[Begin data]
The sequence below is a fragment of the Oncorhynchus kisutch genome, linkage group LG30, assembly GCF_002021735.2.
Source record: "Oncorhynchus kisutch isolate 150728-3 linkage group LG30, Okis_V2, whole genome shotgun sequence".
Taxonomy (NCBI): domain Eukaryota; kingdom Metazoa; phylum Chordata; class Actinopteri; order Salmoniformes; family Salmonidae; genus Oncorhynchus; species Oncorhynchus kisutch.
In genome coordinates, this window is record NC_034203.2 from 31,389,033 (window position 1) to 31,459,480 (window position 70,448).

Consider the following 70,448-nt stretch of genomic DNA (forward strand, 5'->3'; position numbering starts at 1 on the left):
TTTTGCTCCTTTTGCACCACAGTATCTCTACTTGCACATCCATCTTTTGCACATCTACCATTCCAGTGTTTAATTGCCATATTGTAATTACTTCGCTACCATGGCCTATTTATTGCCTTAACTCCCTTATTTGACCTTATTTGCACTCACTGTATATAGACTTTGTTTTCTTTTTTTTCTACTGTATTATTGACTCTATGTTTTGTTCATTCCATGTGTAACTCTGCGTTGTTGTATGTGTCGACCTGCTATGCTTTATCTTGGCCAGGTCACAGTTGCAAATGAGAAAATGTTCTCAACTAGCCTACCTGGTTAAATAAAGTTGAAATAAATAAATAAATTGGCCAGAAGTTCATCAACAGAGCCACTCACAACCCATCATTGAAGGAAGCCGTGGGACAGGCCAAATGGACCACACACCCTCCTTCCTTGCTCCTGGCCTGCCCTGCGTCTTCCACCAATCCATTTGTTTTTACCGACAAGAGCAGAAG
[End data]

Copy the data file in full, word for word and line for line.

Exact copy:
The sequence below is a fragment of the Oncorhynchus kisutch genome, linkage group LG30, assembly GCF_002021735.2.
Source record: "Oncorhynchus kisutch isolate 150728-3 linkage group LG30, Okis_V2, whole genome shotgun sequence".
Taxonomy (NCBI): domain Eukaryota; kingdom Metazoa; phylum Chordata; class Actinopteri; order Salmoniformes; family Salmonidae; genus Oncorhynchus; species Oncorhynchus kisutch.
In genome coordinates, this window is record NC_034203.2 from 31,389,033 (window position 1) to 31,459,480 (window position 70,448).

Consider the following 70,448-nt stretch of genomic DNA (forward strand, 5'->3'; position numbering starts at 1 on the left):
TTTTGCTCCTTTTGCACCACAGTATCTCTACTTGCACATCCATCTTTTGCACATCTACCATTCCAGTGTTTAATTGCCATATTGTAATTACTTCGCTACCATGGCCTATTTATTGCCTTAACTCCCTTATTTGACCTTATTTGCACTCACTGTATATAGACTTTGTTTTCTTTTTTTTCTACTGTATTATTGACTCTATGTTTTGTTCATTCCATGTGTAACTCTGCGTTGTTGTATGTGTCGACCTGCTATGCTTTATCTTGGCCAGGTCACAGTTGCAAATGAGAAAATGTTCTCAACTAGCCTACCTGGTTAAATAAAGTTGAAATAAATAAATAAATTGGCCAGAAGTTCATCAACAGAGCCACTCACAACCCATCATTGAAGGAAGCCGTGGGACAGGCCAAATGGACCACACACCCTCCTTCCTTGCTCCTGGCCTGCCCTGCGTCTTCCACCAATCCATTTGTTTTTACCGACAAGAGCAGAAG